Mass-mailings, mass theft -- News Roundup

  • Jun 9, 2008 at 4:37PM

More than 200 pieces of stolen mail were recovered in a garbage can outside the Island Center business area early Tuesday. While most of the items were “junk mail,” police believe other items with personal information, including credit card statements, had been culled and remain in the hands of thieves. “People on this island are good targets,” Bainbridge Police Detective Scott Anderson said. “They’ve got high credit limits and rural mailboxes.”

Council may drop 'open space' requirement

  • Jun 9, 2008 at 4:37PM

After further review, the Bainbridge Island City Council’s land-use committee decided that “open space” by another name is just as open. So rather than trying to adjust and buttress requirement for “open space” in new subdivisions, the committee will recommend dropping the requirements altogether – at least under the “open space” name – in favor of buffers, tree retention and protection of critical areas.

Home team takes a new name

  • Jun 9, 2008 at 4:37PM

Downtown Winslow has fallen off the map – literally – and entered the realm of oral tradition. Because it’s hard to sell something that no longer exists on paper, Team Winslow has changed its name to Bainbridge Island Downtown Association. “This is for our work off-island,” said BIDA Executive Director Cris Beattie. “There is no more Winslow ferry, and Winslow is not on the map anymore since the whole island became one city, so people didn’t know what ‘Winslow’ had to do with Bainbridge Island.”

Christmas in February -- open space comes free

  • Feb 22, 2003 at 12:00AM updated Jun 9, 2008 at 4:37PM

The third purchase under the city’s open space program comes at a very good price: free. The 13-acre M&E Christmas tree farm, off Lovgreen Road east of the highway, is now in public ownership, thanks to a Bainbridge High School graduate who made good in the world of finance. The land was donated by Elizabeth Grossman, who graduated from Bainbridge High School as Liz Helbig in 1962. Having retired to philanthropy at age 50 after a career in the investment field, Grossman now lives in California. “Her interest is open space,” said Dwight Sutton, the Open Space Commission member who helped broker the donation. “She wants to see trails, and opportunities for people to get back to nature.”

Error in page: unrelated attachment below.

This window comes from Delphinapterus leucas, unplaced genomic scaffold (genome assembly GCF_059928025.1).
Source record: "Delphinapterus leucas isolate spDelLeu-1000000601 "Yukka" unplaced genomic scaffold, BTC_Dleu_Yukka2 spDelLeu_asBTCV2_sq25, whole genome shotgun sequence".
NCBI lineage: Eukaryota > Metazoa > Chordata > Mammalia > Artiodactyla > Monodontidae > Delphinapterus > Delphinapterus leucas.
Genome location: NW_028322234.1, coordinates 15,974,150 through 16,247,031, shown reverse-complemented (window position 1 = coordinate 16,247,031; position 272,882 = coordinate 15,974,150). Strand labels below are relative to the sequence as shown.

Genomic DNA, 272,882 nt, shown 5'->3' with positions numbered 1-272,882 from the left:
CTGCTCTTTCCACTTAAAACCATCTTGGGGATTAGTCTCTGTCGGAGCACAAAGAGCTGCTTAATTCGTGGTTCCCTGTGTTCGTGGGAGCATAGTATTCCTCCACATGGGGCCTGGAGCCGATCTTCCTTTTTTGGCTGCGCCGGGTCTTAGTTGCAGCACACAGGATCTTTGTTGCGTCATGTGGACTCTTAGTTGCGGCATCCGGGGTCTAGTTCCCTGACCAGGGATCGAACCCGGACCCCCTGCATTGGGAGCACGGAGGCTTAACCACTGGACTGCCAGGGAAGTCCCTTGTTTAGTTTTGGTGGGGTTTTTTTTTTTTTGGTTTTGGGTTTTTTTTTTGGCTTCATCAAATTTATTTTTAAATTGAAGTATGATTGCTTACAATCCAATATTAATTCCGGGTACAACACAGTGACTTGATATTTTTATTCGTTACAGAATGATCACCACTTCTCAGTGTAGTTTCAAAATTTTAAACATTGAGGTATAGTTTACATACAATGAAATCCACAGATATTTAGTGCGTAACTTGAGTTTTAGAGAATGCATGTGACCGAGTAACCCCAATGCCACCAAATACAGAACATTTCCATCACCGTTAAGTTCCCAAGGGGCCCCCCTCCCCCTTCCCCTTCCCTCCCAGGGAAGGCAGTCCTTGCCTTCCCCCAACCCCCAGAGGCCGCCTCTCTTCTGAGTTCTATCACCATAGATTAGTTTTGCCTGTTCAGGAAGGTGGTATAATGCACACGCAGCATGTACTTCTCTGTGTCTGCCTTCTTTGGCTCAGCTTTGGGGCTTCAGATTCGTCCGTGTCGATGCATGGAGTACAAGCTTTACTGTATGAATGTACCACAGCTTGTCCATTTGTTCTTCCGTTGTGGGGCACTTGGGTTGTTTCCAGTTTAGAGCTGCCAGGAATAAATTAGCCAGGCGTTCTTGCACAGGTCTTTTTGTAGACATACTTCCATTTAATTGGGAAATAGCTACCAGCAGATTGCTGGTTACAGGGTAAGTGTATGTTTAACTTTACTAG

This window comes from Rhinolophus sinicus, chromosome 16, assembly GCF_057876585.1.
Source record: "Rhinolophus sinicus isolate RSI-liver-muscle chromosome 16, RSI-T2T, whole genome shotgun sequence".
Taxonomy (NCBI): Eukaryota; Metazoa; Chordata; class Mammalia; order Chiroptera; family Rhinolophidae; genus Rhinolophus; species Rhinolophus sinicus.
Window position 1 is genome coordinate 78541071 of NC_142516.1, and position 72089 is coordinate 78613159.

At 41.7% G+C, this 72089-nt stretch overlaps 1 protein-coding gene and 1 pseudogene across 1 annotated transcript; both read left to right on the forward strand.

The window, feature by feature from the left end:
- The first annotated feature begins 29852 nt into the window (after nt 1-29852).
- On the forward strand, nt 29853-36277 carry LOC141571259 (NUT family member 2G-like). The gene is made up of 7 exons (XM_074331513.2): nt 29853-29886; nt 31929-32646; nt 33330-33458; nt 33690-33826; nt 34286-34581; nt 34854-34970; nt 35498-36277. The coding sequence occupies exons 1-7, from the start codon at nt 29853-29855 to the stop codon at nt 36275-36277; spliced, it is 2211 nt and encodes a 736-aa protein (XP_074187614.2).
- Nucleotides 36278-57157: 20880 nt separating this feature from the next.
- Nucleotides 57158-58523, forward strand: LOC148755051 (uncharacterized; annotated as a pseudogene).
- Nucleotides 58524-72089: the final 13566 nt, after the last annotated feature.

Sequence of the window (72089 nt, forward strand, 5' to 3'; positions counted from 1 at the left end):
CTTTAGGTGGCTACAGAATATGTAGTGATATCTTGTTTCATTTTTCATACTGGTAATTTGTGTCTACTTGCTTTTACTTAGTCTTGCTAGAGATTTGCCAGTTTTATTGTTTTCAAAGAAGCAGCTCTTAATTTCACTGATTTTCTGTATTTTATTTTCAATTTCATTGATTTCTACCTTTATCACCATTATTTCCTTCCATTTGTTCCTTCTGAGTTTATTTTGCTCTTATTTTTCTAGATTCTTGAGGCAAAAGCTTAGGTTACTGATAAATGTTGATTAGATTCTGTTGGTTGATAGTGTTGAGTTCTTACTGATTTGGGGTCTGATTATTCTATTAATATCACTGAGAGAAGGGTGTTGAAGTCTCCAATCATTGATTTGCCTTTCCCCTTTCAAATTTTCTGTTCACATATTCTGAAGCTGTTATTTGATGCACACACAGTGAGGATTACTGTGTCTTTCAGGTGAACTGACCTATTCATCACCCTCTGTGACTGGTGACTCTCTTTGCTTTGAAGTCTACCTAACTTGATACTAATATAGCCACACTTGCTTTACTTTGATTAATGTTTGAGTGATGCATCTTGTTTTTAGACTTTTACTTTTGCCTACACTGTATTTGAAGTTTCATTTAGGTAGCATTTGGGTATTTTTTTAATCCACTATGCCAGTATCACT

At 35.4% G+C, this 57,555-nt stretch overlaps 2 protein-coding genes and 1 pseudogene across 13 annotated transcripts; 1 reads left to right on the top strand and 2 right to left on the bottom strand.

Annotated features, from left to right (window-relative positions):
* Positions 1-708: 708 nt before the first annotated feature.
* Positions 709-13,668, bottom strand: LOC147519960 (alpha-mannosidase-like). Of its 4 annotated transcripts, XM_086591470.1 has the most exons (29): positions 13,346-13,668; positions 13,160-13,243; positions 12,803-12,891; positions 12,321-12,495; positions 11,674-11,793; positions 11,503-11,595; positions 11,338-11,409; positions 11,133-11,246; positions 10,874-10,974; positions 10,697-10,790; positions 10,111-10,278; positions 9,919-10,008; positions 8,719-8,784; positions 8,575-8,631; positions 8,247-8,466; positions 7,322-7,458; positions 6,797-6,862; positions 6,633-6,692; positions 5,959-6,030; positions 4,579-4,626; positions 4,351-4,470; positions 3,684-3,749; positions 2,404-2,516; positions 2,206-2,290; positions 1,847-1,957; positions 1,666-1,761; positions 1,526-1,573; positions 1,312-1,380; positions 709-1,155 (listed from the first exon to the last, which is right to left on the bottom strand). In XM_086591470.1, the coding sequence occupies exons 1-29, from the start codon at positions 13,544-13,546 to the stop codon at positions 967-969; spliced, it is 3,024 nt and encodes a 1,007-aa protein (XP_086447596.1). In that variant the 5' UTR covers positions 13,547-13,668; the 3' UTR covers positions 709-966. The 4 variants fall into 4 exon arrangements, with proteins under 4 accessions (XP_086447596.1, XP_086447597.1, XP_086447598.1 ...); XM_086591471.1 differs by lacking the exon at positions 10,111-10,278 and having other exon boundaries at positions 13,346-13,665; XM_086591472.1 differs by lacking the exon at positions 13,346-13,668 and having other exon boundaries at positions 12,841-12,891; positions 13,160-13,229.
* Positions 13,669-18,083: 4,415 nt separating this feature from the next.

Federal grants fill local coffers

  • Jun 9, 2008 at 4:36PM

Leftovers in the refrigerator may not be too exciting. But leftovers in the budget can come as a happy surprise to cash-strapped local agencies. Both the city of Bainbridge Island and Kitsap Transit were on the receiving end of such surprises last week, getting a total of over half a million in “leftover” federal money from the Puget Sound Regional Council, the agency that prioritizes regional projects for federal grant funds.

Volunteers plant trail mix -- News Roundup

  • Jun 9, 2008 at 4:36PM

Steady rain softened the earth, not the turnout, as nearly two dozen volunteers showed up for a community tree and shrub planting in Winslow Saturday morning. The site was a newly developed pedestrian trail off Bjune Drive. By the time volunteers were done, about 210 plants had gone in, with varieties including evergreen huckleberry, red flowering currant, snowberry and vine maples. The plants were tucked into a thick blanket of mulch provided by the city public works department.

How will ferries fare in Olympia?

  • Jun 9, 2008 at 4:36PM

Faced with popular demands to spend less while doing more, local legislators are more than happy to hand the ball off to someone else. And if that means letting someone else try their hand at operating passenger-only ferries, they’re happy to go along.

Robinson named to park board

  • Jun 9, 2008 at 4:36PM

Volunteerism piqued Kirk Robinson’s interest in the Bainbridge Island Park and Recreation District board, and it earned him a place on it. “I think it helps any community when people get involved,” said Robinson, a youth sports volunteer appointed by unanimous vote of the four sitting park board members last week.